under control to prevent drunkenness. The plan is one which might be tried as
regards ganja in cases where its use has any tendency to a similar result. In
the Punjab and in Quetta-Pishin the licenses for retail vend have a provision
binding the vendor not to sell the drugs to children or insane persons. The
sale to children has been noticed by a few witnesses in other provinces, and the
Commission recommend the adoption of a similar provision in all such licenses

Local option: Law regarding—

685. The provision made in the law or rules of the Excise Department for con-
sulting local public opinion in regard to the opening of
shops is very limited. The Bengal Act contains a
provision for assigning to any municipality with its consent the functions of the
Local Government relating to the grant of licenses, and after such assignment no
conditions or rules may be imposed by the Local Government without the consent
of the Municipality. It is not clear whether any municipality in Bengal has been
invested with these powers. But in every case of licensing shops in a municipality
the Collector is ordered by rule to notify to the Municipal Commissioners the
sites selected for shops within municipal limits; and should they object to any of
them, he is instructed carefully to consider their objections, and, if he does not
agree with them, refer the matter to the Commissioner of Excise for decision,
pending which he must not allow any shop to be opened on a site objected to.
In no other province is there any special provision of the law for ascertaining the
wishes of the people in regard to the opening of shops for the sale of hemp drugs.

Evidence of revenue authorities
regarding local option.

686. The subject of local option was put to the witnesses, who were asked
whether the wishes of the people are consulted or
considered in any way before a shop is opened in
any locality, what measures are taken for this purpose, and whether local public
opinion ought to be thus considered. The number of witnesses who have replied
in the affirmative to the latter question is considerable—228 in all, of whom 31
are superior civil officers, 79 subordinate civil officers, and 104 non-officials. But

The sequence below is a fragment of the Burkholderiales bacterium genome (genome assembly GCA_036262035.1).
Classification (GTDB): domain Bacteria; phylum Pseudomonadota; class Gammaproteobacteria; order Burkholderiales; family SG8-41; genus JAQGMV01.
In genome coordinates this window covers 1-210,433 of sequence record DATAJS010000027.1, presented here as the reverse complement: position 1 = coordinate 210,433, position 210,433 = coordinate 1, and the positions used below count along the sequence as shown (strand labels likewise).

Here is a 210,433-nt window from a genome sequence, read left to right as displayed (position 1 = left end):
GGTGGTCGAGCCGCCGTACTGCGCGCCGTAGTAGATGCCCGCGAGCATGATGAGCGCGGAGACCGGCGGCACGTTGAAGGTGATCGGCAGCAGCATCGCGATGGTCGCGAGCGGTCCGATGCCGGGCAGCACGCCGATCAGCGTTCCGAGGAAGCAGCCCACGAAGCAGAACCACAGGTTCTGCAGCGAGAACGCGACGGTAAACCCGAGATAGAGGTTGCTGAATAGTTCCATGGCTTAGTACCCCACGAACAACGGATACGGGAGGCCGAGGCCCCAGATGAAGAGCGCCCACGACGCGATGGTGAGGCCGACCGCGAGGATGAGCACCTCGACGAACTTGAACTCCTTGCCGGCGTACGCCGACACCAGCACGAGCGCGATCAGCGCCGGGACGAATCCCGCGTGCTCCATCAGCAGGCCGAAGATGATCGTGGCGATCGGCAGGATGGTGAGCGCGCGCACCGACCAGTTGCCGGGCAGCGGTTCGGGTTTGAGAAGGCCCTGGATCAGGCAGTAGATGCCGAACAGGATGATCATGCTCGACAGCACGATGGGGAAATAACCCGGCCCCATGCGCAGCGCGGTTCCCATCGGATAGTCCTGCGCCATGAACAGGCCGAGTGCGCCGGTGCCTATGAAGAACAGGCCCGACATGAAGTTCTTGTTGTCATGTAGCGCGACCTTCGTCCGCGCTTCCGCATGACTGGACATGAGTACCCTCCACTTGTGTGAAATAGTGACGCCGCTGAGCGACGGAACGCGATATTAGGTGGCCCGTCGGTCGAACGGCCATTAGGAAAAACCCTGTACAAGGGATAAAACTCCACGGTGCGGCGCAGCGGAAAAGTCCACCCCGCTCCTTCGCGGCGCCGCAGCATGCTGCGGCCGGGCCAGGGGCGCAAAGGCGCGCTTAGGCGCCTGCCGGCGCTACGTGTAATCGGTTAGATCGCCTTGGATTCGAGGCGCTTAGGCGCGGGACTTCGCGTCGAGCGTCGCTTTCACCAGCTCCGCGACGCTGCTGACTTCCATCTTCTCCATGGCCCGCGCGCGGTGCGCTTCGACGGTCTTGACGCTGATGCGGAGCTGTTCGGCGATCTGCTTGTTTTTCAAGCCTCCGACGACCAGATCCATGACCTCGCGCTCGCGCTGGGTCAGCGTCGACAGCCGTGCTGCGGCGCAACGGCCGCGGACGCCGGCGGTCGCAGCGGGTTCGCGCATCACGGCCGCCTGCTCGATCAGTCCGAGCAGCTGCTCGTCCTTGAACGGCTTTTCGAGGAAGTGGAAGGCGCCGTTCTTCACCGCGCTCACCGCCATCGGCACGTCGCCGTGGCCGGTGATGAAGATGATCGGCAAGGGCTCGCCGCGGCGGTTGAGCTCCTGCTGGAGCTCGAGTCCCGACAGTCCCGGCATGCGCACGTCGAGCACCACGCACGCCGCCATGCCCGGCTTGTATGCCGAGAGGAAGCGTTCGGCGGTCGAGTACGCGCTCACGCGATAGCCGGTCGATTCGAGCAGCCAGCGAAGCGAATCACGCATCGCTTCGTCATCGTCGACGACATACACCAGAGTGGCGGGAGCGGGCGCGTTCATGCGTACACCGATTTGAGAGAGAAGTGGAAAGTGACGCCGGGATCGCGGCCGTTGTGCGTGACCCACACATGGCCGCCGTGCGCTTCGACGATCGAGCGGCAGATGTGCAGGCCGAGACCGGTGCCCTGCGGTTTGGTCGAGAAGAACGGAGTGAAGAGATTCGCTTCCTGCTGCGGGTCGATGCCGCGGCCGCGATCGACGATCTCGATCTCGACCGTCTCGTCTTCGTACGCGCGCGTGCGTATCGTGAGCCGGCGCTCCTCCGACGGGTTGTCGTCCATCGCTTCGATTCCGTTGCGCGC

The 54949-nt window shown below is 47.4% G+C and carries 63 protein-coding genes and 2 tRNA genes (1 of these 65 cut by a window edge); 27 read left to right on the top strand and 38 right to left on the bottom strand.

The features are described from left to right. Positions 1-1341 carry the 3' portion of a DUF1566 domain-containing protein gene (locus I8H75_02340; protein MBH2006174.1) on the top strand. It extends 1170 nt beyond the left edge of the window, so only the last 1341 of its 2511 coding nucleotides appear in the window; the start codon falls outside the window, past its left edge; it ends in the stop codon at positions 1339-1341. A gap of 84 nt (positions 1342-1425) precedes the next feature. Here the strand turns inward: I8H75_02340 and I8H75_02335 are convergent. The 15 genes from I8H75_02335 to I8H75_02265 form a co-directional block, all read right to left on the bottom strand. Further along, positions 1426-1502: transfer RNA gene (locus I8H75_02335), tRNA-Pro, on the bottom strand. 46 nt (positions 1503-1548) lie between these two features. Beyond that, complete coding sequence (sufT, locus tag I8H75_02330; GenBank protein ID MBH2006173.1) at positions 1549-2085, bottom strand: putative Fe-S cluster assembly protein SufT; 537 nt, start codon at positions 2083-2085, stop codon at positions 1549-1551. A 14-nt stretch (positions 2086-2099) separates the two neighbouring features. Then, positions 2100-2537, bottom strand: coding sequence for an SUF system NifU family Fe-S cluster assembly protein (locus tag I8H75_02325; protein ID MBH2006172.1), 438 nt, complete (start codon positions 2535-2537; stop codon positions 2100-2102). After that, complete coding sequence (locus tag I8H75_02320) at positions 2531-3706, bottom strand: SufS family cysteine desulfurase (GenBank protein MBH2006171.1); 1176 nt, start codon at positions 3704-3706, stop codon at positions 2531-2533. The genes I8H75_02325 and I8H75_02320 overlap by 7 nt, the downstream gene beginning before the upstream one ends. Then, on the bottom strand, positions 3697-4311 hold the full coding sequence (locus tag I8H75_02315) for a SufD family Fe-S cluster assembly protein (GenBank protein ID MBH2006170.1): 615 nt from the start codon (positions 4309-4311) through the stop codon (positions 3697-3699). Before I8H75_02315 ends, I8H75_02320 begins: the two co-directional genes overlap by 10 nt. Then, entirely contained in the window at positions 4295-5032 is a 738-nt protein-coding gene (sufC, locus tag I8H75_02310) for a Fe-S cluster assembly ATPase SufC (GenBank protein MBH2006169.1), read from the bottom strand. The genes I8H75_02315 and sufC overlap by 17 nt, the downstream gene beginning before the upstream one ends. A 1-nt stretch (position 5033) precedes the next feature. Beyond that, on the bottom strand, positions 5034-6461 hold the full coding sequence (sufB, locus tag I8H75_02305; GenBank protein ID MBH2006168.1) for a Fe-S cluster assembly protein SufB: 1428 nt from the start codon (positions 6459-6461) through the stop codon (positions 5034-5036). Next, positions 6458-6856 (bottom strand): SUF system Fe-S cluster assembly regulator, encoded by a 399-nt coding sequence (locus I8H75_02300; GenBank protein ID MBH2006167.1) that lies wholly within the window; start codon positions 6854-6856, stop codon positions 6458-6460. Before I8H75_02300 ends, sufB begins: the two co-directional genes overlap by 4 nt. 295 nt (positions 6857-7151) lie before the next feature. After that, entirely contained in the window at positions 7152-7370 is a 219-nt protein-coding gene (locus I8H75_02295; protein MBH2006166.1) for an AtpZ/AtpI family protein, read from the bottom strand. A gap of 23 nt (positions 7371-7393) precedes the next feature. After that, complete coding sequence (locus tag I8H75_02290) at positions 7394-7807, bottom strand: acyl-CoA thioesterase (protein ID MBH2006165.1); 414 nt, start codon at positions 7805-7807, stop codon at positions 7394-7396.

very few of these witnesses express any opinion as to the method by which local
opinion should be consulted. The existing practice is not to consult local opinion
definitely. The opinions of local subordinate officers are received, but seldom
those of the residents of the locality, though any objections which may be made
are considered. With this procedure the highest authorities generally are satis-
fied. In Bengal, Mr. Lyall says: "No attempt at a plebiscite or anything of that
kind is made. The number of shops has been greatly reduced of late years, as
statistics will show. Further reduction would cause great discomfort to con-
sumers, and I think they have a right to be considered. I am not prepared to
say whether an appeal to public opinion would result in the closing of many more
shops." Mr. Westmacott says: "I think it is rubbish consulting local public
opinion. It generally means consulting a number of babus who are out of all sym-
pathy with other classes, and utterly ignorant and careless of their requirements.
By babus I mean those known in Bengal as the bhadralok, comprising pleaders and
schoolmasters in great part. My remarks do not apply to zamindars, who would
not come forward and give an opinion in the matter of local option, but I should
undoubtedly go to them if anxious to find out what the local public opinion was.
There would be no difficulty in getting public opinion in the villages, for it would
be ascertained from the pradhans or principal raiyats; but in towns the division